With the demands of school and after school activities, our kids must have some time to get away and immerse themselves into something that captivates their imagination and rebuilds their reserves for the ‘work’ of school. The break allows our kids the chance to get some perspective by creating distance from which to view their world back home.

This is also good for the…


Personal joy. Lasting friendships. New-found capabilities and interests. Putting down the masks. A chance to be their best self. Flourishing.

These are all things that happen at camp when it’s the right fit for the kiddo. (And for the staff member, too!) How do you know when it’s the right fit? When there are more tears at the end than at the beginning.

This isn’t just for the kids and the staff who live at camp and breath the same air. This gift affects our parents as well. Seeing your child return home more mature, more capable, more confident and overflowing with fun stories of new friends and new adventures… it’s priceless. (And, a little jealousy-inducing!)

Camp is a Gift

Campers, camp is a gift for you. Make sure to thank your parents for making it happen. Often!

Staff members, camp is a gift for you. Few places on earth will help you grow and learn to care for others as much as a summer caring at camp.

Parents, camp is a gift for you. It will partner with you to help raise your child in the ways important to your family.

And, yes, camp is certainly a gift to me, too. Who would have thought Kate’s introduction of ‘summer camp’ would have led to this point? I’m incredibly blessed. Thank y’all for being a part of the gift each and every day!

Have a great week!


I hope it’s pretty obvious that I love camp. The laughter and noise of the kids, the enthusiasm and thoughtfulness of the staff, the smell of the pines, the taste of the s’mores…. There is not a place on earth I’d rather be each summer.

At Weequahic, we get to venerate the connection to the old and celebrate the start of the new. We build lasting memories and skills and joy… together. Are there hiccups? Of course! There may be a bug in the cabin. The way our words come out are not exactly what we mean. We may run out of wings at lunch.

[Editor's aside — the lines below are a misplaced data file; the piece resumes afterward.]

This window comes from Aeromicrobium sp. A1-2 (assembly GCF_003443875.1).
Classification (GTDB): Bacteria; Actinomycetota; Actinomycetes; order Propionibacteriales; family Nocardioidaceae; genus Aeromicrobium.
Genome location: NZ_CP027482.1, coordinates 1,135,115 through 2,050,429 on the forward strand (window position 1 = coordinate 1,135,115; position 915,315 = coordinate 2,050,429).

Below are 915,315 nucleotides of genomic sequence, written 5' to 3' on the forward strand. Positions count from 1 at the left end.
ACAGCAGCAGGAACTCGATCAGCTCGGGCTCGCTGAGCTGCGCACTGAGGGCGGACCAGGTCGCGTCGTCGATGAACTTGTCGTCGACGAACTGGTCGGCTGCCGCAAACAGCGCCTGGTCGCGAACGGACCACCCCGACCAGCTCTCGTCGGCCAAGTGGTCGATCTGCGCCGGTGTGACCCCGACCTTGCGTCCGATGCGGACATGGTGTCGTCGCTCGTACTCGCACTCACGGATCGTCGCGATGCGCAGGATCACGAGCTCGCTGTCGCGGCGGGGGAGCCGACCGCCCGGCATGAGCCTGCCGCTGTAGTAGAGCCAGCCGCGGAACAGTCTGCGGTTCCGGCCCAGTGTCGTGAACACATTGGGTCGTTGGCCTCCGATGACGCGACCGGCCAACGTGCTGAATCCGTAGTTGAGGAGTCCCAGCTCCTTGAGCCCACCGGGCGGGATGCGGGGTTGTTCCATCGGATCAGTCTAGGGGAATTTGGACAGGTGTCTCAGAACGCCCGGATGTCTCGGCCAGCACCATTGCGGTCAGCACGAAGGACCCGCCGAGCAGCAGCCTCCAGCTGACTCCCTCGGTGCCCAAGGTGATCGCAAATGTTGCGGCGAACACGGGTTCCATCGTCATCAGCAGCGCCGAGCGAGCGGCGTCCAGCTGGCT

Nothing is perfect.

At least that is what I thought until last week.


Kate, the boys, and I returned late last week from our first trip to Kenya. Along with friends, we have been supporting an orphanage outside of Nairobi for many years. As this would be (we hope) the last Thanksgiving that our boys don’t have team commitments, it was time to make the trek over.

I didn’t know what to expect at the orphanage. I’ve been to some pretty rough spots – the slums of Tijuana, the inner-city projects of Newark, even Camp Wayne for Boys. (I kid… Tijuana has some nice spots.)

Kenya’s First Love Children’s Home was, first of all, lovely.  All roads inside the compound were clean and true. The rooms were comfortable. Even the squawks and honks of the ducks and chickens was endearing. What I didn’t expect was the love of the children.


First Love is a home for children who have no family who can care for them. As such, I expected to find children reserved, hesitant to reach out, to trust.

This idea was 180 degrees from reality: they craved play, laughed often and without restraint, and wanted to hold a hand or share a hug immediately. After several days living on property, I’m surprised to have convinced Kate to come home.

Were there problems?  You bet. But they were not the problems of privation.

Yes, the kitchen had no running water in the building but the wells were clean and deep. The oven used for cooking 125 people their three daily meals was wood-powered and mighty small but useful. The laundry was hand-washed and hung dry; it was clean. There were no snacks but plenty of beans, rice, porridge, and sustenance.

No, the problems were the same as those we see at camp: one child playing a little too passionately for the others. Someone asking for too many little treats and not sharing. A word taken out of context. Someone slipping and skinning a knee.


In the midst of many challenges, in the wake of many hardships, these kids shared something perfect with us: a relationship based on play.

We played four-square and hopscotch. The kids and family danced and made goofy faces with and at each other. We swung and climbed, kicked the ball, and chased the chickens. Everyone made games with the food and make-believe stories with our minds, hands, faces, and words. We laughed and we raced. We read aloud and laughed together.

For four short days, the kids welcomed us into their home, just as welcome our campers in our own. A lot of bad luck led the children of First Love to their gates. Thankfully, many wonderful professionals were there, prepared to greet the children and meet them in all the right ways.

Our campers are much luckier in terms of family connections and material wealth. And, we at Weequahic hope to provide them with the same  experience the children of First Love receive: loving, playful, and completely open.

If we can do that, it will be perfect.  Have a great week!